Drawing Faces in Charcoal

Updated on August 31, 2018
PAINTDRIPS profile image

Denise has been studying and teaching art and painting for 40 years. She has won numerous prestigious awards for her art and design.

Portrait of a girl
Portrait of a girl | Source

Tricky Charcoal

I’ve been drawing for several decades now and I am still learning new things. The face has so many planes and shapes that each one presents it’s own challenges and learning opportunities. When I first went to college in my early twenties I was instructed to buy charcoal but because we did very little work in it and because it is so messy, I never picked it up again; until, that is, very recently. There is a trick to charcoal and I’m going to share some of that here today.

I can always paint very well with my eyes, but with my hands it doesn’t always work out.

— Kathe Kollwitz
A Self-Portrait
A Self-Portrait | Source

Charcoal Vs Graphite Pencil

I realize that many pencil artists don’t like charcoal because it can be messy and hard to store. For that matter, so can graphite pencils. The problem with graphite pencils is that they photograph so poorly. You worked for hours and days on one drawing, seeing it as dark and rich but when photographed or scanned it appears silvery grey and not black at all. Charcoal isn’t like that. The black stays black forever. Photograph it, scan it, and you get a lovely deep rich black and white image. After that storing is such a huge problem. Most of my charcoal drawings are for exercise and not for permanent display anyway. But those that are keepers, I keep in large plastic sleeves that keep it from smearing or contaminating anything it’s near with black smudges.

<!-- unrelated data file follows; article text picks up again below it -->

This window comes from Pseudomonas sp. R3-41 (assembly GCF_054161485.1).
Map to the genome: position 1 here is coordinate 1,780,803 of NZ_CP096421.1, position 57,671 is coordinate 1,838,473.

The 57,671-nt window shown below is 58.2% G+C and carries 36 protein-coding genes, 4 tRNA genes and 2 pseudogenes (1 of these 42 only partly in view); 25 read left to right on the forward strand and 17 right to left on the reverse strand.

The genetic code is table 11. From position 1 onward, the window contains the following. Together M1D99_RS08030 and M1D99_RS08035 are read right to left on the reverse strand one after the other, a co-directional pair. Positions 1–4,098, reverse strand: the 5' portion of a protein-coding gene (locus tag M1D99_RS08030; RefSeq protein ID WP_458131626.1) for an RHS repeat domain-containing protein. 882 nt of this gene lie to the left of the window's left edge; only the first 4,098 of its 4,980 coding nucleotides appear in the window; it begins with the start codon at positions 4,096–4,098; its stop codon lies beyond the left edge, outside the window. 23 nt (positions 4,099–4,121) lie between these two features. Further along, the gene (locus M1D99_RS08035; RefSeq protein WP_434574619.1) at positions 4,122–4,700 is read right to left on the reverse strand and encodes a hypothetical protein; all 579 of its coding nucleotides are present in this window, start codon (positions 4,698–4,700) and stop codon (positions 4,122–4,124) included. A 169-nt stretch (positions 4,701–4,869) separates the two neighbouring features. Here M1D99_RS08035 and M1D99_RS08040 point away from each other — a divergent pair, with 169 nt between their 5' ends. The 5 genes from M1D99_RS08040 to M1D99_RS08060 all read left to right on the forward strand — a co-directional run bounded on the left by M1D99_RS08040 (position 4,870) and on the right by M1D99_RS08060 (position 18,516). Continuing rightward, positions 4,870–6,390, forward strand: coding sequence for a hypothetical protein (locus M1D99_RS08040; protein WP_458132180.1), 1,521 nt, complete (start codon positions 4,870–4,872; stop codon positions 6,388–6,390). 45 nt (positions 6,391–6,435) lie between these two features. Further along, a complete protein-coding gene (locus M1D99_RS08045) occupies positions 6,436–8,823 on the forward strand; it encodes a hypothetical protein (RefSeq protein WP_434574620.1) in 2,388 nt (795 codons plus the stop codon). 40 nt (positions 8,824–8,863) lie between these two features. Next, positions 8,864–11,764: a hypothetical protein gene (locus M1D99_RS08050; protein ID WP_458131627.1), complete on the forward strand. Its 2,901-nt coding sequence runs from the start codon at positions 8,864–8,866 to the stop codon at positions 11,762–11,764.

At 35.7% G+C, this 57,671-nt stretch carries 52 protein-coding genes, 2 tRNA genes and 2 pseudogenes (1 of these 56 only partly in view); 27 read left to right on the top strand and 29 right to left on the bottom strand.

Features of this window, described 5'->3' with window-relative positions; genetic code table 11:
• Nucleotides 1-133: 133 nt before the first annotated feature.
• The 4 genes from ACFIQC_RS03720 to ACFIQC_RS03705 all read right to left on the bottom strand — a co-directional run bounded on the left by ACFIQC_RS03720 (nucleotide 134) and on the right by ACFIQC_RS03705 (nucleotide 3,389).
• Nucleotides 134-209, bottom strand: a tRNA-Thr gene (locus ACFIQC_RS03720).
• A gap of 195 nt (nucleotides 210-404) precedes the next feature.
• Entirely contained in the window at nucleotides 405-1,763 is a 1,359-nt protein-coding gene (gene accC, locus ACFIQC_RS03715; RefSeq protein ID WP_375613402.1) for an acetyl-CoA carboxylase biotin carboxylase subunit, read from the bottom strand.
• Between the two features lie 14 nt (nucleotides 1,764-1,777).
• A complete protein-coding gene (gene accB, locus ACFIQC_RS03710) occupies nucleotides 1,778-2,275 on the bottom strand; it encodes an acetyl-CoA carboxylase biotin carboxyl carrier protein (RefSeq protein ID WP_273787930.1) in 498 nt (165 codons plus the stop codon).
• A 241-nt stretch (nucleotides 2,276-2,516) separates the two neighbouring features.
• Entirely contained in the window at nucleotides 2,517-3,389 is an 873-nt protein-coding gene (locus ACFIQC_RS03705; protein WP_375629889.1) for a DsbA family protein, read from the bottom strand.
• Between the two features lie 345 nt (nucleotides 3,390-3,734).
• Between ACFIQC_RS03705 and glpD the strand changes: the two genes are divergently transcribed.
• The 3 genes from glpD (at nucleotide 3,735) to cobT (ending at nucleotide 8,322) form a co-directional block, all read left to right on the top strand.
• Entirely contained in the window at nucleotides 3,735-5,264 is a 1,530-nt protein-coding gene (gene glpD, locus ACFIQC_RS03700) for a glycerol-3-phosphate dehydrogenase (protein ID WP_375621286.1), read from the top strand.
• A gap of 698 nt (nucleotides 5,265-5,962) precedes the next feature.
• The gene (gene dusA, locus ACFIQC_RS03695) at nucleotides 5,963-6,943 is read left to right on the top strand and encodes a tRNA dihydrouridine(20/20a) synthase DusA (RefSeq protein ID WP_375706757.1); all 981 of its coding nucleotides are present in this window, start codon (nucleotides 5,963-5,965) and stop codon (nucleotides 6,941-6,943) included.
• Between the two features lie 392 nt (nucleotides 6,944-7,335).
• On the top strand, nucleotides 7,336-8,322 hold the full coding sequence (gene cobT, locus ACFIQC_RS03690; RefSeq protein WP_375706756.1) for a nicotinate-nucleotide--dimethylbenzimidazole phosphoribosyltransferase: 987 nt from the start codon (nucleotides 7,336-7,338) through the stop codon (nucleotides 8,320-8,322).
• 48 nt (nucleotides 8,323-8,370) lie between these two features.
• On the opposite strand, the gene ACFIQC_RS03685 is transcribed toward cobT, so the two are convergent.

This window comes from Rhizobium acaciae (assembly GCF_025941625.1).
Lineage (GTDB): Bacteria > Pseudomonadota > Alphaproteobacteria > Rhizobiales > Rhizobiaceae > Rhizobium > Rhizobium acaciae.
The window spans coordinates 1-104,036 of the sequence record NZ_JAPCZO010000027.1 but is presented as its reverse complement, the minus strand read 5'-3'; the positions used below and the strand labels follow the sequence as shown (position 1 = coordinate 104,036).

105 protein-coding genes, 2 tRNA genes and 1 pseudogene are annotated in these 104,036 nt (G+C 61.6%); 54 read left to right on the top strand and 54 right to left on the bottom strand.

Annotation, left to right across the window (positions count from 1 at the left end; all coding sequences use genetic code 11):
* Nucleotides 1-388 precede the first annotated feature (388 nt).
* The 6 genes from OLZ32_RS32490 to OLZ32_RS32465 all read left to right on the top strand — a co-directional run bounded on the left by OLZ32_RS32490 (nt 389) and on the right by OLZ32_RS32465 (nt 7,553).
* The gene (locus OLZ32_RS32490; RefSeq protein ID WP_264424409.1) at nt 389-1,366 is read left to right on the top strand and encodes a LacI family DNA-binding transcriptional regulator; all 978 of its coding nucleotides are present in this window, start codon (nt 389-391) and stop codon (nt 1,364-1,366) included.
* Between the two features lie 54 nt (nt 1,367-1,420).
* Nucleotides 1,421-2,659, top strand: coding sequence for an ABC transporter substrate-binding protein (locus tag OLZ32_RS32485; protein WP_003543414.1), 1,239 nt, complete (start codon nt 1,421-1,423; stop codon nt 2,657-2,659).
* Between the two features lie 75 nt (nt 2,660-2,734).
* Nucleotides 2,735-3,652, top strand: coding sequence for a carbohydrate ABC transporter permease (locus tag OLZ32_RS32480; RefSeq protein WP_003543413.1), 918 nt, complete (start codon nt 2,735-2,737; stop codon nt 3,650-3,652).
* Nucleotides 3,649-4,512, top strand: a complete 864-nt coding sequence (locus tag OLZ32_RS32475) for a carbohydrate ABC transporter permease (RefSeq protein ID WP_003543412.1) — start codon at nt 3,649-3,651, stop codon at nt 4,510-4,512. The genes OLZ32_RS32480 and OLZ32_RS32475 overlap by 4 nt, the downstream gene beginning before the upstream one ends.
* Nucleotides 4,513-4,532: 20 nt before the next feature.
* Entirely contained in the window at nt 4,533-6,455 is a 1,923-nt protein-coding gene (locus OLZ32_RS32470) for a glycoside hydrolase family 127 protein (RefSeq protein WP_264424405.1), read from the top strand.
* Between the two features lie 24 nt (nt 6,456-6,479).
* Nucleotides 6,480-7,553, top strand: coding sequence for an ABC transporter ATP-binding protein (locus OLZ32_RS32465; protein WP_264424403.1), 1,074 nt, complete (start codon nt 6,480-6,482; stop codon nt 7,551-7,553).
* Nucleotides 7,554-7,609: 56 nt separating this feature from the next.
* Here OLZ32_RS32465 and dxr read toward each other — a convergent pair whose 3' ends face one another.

Fisherman
Fisherman | Source

Hardness of Charcoal

Charcoal has many grades and softnesses just like lead pencils. The charcoal pencils are labeled according to the softness or hardness. This is created through compressing the charcoal with a mixture of clay. The more clay in the charcoal, the harder the pencil will be. Conversely, the less clay, the softer the charcoal in the pencil. The H signifies hardness or clay content and the B signifies softness or charcoal content. So an HB pencil has equal clay and charcoal and makes a crisp fine line but doesn’t get very black. A 2B pencil has twice as much charcoal and is a bit softer and blacker but not as dark and soft and the 4B or the 6B. Also there is an extremely soft charcoal called vine charcoal which also comes in hard, medium soft and soft. This vine charcoal doesn’t even have wood around it. It is special in that the lines are not dark black even though it’s so soft. The lines made with vine charcoal are so light and soft you can practically erase them with your finger rubbed across the paper.

Creativity is not a mood. Creativity is not a gift. It’s the very Nature of God inside of you.

— Dan McCollam
Timed drawing with live model.
Timed drawing with live model. | Source

Kneaded Gum Eraser